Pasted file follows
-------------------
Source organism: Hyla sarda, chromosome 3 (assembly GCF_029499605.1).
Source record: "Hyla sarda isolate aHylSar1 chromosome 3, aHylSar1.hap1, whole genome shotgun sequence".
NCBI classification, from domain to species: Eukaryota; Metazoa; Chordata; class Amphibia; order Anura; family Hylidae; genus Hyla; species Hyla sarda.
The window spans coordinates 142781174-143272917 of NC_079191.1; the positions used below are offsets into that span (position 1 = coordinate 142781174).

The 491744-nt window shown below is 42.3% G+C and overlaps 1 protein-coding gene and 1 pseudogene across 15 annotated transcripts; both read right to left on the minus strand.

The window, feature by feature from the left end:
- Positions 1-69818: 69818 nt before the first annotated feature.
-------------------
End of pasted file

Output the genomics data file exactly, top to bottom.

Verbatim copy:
Source organism: Hyla sarda, chromosome 3 (assembly GCF_029499605.1).
Source record: "Hyla sarda isolate aHylSar1 chromosome 3, aHylSar1.hap1, whole genome shotgun sequence".
NCBI classification, from domain to species: Eukaryota; Metazoa; Chordata; class Amphibia; order Anura; family Hylidae; genus Hyla; species Hyla sarda.
The window spans coordinates 142781174-143272917 of NC_079191.1; the positions used below are offsets into that span (position 1 = coordinate 142781174).

The 491744-nt window shown below is 42.3% G+C and overlaps 1 protein-coding gene and 1 pseudogene across 15 annotated transcripts; both read right to left on the minus strand.

The window, feature by feature from the left end:
- Positions 1-69818: 69818 nt before the first annotated feature.